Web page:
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The Ivy Soho Brasserie

Restaurants, Global Soho
Recommended
3 out of 5 stars
 (Paul Winch-Furness)
1/4
Paul Winch-Furness
 (Paul Winch-Furness)
2/4
Paul Winch-Furness
 (Paul Winch-Furness)
3/4
Paul Winch-Furness
 (Paul Winch-Furness)
4/4
Paul Winch-Furness

Time Out says

3 out of 5 stars

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The Ivy’s roll-out of branded grills, brasseries and cafés might be one of the most aggressive in recent memory. (An Ivy! In Guildford!) But there’s much to be said for its new Soho space. Art-covered and shiny as heck, its likely demographic of business lunchers, in-the-know shoppers, pre-theatre families and the like will love it.

The food is mostly a mix of crowd-pleasing Ivy classics and elevated home cooking. Truffle arancini were stringy with cheese, their flavour earthy and intense. No cursory slosh of truffle oil on old rice here, no sir. Also textbook was a prawn cocktail, topped with fat shellfish and good Marie Rose. It’s retro stuff.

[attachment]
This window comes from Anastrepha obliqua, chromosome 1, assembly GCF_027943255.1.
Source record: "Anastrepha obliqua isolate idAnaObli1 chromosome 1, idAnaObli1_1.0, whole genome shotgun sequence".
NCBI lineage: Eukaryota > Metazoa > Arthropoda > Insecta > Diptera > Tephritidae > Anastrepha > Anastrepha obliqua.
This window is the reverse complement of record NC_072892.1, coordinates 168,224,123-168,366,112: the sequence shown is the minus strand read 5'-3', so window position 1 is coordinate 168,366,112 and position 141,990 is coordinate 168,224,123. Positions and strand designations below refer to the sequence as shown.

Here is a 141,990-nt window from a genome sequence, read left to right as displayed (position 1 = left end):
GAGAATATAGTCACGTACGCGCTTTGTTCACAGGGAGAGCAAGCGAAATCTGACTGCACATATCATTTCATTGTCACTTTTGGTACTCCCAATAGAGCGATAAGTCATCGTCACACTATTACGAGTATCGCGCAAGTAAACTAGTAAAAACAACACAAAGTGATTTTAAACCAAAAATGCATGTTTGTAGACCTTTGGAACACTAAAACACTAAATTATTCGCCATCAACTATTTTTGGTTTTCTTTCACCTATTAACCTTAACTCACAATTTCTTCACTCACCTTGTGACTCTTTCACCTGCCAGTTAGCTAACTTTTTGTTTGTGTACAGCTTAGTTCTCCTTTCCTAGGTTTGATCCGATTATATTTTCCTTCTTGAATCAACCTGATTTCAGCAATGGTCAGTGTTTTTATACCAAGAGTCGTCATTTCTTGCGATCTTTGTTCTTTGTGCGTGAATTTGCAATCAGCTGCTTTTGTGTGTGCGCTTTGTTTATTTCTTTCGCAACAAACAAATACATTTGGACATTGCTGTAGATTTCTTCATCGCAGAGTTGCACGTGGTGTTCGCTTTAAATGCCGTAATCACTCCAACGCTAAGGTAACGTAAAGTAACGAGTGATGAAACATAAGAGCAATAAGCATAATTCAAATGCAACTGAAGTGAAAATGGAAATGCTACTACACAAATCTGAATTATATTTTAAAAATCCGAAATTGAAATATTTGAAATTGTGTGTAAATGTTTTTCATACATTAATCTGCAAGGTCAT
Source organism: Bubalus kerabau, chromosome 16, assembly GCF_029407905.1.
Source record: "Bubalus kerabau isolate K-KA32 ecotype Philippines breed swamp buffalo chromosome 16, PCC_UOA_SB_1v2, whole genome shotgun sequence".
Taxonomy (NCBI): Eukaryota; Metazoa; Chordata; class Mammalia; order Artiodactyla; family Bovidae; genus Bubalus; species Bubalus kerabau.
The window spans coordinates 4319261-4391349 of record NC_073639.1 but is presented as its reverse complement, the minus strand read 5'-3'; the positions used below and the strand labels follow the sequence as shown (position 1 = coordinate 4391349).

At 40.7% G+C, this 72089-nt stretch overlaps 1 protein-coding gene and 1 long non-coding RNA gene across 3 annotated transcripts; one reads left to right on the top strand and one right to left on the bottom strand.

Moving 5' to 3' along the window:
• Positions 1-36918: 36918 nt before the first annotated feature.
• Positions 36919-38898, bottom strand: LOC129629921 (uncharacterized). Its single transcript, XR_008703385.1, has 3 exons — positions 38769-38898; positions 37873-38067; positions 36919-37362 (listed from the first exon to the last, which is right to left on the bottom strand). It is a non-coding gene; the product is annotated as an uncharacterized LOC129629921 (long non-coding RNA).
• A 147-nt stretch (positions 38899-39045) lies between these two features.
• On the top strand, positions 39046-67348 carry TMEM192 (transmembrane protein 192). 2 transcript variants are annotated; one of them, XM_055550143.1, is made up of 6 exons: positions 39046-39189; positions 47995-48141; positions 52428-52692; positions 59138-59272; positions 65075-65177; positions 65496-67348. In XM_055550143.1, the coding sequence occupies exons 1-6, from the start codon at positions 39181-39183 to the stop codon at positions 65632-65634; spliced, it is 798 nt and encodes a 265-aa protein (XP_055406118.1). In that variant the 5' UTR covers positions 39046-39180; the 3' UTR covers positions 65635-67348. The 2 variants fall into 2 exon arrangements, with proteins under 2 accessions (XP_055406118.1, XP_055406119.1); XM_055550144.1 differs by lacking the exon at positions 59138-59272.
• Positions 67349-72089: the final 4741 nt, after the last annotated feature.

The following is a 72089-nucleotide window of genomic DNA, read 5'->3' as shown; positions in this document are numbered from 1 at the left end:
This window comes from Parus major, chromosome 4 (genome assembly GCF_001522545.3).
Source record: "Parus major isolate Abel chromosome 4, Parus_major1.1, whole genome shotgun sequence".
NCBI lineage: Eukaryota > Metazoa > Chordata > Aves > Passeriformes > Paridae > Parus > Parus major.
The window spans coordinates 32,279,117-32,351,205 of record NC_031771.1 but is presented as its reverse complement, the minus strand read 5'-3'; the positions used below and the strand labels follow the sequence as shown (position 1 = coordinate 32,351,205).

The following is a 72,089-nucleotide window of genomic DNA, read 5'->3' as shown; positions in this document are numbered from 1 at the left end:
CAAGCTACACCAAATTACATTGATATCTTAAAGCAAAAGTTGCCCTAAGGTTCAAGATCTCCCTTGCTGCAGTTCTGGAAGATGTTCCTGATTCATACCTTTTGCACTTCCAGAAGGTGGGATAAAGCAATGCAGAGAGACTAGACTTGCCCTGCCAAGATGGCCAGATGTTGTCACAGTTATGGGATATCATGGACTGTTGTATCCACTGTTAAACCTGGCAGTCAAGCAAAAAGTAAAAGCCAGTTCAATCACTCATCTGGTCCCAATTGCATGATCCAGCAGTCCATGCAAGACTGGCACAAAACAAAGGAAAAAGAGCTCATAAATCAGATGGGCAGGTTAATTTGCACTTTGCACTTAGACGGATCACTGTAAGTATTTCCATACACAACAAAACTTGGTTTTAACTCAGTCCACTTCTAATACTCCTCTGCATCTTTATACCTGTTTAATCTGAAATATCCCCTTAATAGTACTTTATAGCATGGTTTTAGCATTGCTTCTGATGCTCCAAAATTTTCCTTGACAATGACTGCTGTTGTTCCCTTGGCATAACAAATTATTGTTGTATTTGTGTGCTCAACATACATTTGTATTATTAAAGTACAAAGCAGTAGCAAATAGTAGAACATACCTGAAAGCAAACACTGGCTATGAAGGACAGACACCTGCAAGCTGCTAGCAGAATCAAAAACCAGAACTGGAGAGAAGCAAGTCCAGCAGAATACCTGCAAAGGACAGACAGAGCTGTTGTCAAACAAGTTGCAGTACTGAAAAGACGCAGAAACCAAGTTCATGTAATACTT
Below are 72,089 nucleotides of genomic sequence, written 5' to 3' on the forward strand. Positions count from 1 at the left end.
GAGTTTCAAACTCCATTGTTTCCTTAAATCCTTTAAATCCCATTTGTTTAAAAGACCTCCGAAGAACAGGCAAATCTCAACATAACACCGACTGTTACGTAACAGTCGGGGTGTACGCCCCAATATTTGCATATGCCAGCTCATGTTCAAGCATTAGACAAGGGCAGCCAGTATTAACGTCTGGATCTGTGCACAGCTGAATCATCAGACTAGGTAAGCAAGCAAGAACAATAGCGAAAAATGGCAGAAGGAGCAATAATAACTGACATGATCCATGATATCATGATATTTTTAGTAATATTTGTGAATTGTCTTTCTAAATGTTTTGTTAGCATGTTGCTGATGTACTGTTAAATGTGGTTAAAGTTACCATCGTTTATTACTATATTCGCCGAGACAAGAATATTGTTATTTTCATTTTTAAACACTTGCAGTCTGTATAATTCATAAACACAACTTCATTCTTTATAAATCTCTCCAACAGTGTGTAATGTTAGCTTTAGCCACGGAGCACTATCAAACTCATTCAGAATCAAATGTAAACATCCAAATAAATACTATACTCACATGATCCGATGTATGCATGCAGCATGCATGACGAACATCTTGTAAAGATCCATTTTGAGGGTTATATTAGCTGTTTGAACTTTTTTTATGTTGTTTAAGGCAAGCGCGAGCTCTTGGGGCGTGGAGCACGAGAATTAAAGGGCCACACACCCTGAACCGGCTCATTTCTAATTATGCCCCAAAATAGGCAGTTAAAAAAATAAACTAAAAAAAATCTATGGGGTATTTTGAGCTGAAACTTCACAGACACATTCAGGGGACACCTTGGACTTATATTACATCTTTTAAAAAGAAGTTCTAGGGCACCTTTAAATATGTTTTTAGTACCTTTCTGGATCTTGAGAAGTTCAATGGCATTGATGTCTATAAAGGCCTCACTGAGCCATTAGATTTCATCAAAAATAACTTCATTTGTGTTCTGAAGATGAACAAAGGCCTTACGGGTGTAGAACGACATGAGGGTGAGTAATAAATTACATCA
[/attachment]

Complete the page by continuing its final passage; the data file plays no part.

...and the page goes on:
Things went a bit ‘suburban dinner party’ with the mains. First: a duck curry. Or rather, The Ivy’s version of a duck curry – which meant a timid bowl of coconut-heavy, chilli-light sauce with some decent duck meat. The classic shepherd’s pie was great, though: spoonable comfort food of the highest order.

A chocolate bombe pudding (another Ivy icon) looked grand, a golden orb collapsing in on itself under a torrent of hot salted caramel. The resulting puddle was less photogenic, but deliciously rich.

So, overall: generally good and sometimes great food in a snazzy spot that’s a few quid cheaper than the famous original. It may not be The Ivy proper, but as a casual, accessible alternative, it’s nothing to be sniffed at.

Details

Address: 26-28 Broadwick Street
Soho
London
W1F 8JB
Transport: Tube: Oxford Circus
Price: Dinner for two with drinks and service: around £105.
Contact:
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